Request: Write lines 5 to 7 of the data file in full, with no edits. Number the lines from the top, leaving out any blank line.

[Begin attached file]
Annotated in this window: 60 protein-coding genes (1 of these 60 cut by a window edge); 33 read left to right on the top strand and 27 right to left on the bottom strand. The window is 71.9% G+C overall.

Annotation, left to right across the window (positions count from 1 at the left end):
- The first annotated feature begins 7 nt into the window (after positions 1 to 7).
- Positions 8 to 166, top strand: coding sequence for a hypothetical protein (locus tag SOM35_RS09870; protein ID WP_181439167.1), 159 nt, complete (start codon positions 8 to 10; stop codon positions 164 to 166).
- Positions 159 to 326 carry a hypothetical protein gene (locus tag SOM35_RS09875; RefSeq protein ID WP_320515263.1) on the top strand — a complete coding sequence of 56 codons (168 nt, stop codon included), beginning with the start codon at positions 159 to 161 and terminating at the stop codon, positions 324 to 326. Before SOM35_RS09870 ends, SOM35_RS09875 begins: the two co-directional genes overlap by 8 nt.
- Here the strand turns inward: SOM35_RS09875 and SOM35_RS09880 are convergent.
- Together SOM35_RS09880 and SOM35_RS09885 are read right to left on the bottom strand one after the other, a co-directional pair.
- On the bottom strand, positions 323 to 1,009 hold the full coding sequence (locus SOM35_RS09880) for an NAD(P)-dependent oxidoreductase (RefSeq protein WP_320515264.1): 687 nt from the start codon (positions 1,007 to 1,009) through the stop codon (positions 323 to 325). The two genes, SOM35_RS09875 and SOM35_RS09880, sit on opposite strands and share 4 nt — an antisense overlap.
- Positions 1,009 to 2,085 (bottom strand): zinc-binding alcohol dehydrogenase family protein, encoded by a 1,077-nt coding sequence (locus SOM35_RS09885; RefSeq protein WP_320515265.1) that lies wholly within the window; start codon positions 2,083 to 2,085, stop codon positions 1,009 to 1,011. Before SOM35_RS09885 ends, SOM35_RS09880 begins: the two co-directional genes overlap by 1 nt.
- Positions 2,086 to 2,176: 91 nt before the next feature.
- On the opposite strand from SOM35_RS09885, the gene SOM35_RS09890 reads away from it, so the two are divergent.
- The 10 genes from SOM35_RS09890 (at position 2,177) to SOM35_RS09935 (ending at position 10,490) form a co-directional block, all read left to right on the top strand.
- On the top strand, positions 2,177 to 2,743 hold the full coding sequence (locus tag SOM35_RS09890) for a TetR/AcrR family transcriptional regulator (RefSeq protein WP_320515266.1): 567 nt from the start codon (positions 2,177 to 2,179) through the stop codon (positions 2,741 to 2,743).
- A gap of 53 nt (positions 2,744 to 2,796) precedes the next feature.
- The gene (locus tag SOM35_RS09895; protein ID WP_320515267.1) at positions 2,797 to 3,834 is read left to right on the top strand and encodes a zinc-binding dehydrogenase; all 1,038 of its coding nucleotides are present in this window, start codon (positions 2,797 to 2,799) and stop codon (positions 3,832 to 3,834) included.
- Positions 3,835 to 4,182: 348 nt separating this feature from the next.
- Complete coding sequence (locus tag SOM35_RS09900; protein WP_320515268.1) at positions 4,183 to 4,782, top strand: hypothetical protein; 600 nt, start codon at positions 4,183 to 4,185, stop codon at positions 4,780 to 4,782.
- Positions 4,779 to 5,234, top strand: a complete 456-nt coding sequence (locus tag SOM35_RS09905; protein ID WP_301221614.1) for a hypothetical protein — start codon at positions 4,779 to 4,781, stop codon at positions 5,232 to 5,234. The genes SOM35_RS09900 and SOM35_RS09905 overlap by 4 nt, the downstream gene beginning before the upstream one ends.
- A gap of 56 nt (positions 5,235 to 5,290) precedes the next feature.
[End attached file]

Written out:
- Positions 159 to 326 carry a hypothetical protein gene (locus tag SOM35_RS09875; RefSeq protein ID WP_320515263.1) on the top strand — a complete coding sequence of 56 codons (168 nt, stop codon included), beginning with the start codon at positions 159 to 161 and terminating at the stop codon, positions 324 to 326. Before SOM35_RS09870 ends, SOM35_RS09875 begins: the two co-directional genes overlap by 8 nt.
- Here the strand turns inward: SOM35_RS09875 and SOM35_RS09880 are convergent.
- Together SOM35_RS09880 and SOM35_RS09885 are read right to left on the bottom strand one after the other, a co-directional pair.